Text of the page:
So The Mail On Sunday did decide to put last week's already infamous interview with Paul Azinger on the internet yesterday and helped to clear up some of the confusion in the process. Azinger claimed the British journalist had taken him "out of context" in an interview.
Azinger was quoted as using the term "prick" in connection with Nick Faldo, his opposing Ryder Cup captain in Kentucky in September, and told a fellow scribbler here on Wednesday that he would not be speaking to any other Fleet Street reporters "in a million fucking years" because of this blatant distortion of the truth.
On The Mail on Sunday website Azinger can be clearly heard saying: "You know, if you're going to be a prick, and everybody hated you, why do you think because you're trying to be cute and funny on the air that they're all suddenly going to start to like you?" Now, whatever Azinger says, that is "in context".
So it will be interesting how Faldo reacts now. Yesterday, he was too busy up in the CBS tower to respond to the new development, although Sam Torrance, the victorious 2002 captain, is under no illusion why Azinger chose to backtrack on his outburst.
"Paul Azinger is a very bright person," said Torrance, who has been part of the BBC commentary team at the Masters. "The Americans have suffered a lot of losses and he's trying to stir up a hornets' nest to get things unsettled. He has said it knowing that there will be repercussions and it has backfired on him. It was rather silly, especially as you have the tape and it's there for all to hear. What Azinger said was unnecessary, uncalled for and is not what the Ryder Cup is about."
It is a curious place, America. The Augusta National, meanwhile, is thoroughly baffling. Here is a club which only allowed blacks to join 18 years ago and which is still to open its membership to females. So perhaps they aren't in too strong a position to make moral judgements on discrimination.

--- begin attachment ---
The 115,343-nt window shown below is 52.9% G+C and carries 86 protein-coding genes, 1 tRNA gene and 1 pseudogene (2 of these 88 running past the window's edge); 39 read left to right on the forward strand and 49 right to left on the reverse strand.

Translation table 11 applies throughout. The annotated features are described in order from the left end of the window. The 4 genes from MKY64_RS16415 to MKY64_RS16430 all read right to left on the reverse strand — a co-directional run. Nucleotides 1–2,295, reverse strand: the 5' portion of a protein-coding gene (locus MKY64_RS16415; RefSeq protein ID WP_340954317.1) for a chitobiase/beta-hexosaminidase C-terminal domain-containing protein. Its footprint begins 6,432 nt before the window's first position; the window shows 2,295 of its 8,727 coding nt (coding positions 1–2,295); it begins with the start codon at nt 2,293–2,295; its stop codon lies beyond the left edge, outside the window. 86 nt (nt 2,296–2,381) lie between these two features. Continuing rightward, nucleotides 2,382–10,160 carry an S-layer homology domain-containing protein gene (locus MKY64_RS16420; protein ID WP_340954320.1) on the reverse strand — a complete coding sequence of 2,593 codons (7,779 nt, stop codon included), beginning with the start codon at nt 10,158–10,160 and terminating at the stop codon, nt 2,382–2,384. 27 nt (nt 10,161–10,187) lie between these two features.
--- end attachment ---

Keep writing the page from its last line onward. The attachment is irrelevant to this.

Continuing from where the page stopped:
That doesn't seem to stop them, however. It is understood that certain green jackets are furious with Bobby Clampett, the television analyst, for calling Liang Wen-Chong a "Chinaman" live on air in this Masters. Now, apparently calling a man from China "a Chinaman" is an unforgivable racial slur and Clampett, known in Britain for blowing a seven-shot lead in the Open in 1982, was forced to issue an apology.
"It has been a privilege to be here with you the last two days describing action of all of the players," grovelled Clampett. "In describing the Asian player Wen-Chong Liang if I offended anybody please accept my sincere apologies." Let's just hope cricket never catches on in Georgia. How they would describe a left-arm leg-spinner is anyone's guess.
Late and ludicrous
Any golf fans who have enjoyed watching the Masters unfold these last few days may be interested to hear the timings of the next major, the US Open in San Diego. In its determination to gain the highest television ratings possible in New York the USGA have opted for the ludicrous finishing time of 7pm. That means it will be 3am in Britain when the winner eventually taps in at Torrey Pines. And the golfing authorities wonder why fewer people are taking up the game.
Player goes on and on
Gary Player has announced that he will be back to play in his 52nd Masters next year. Oh joy.Reuse content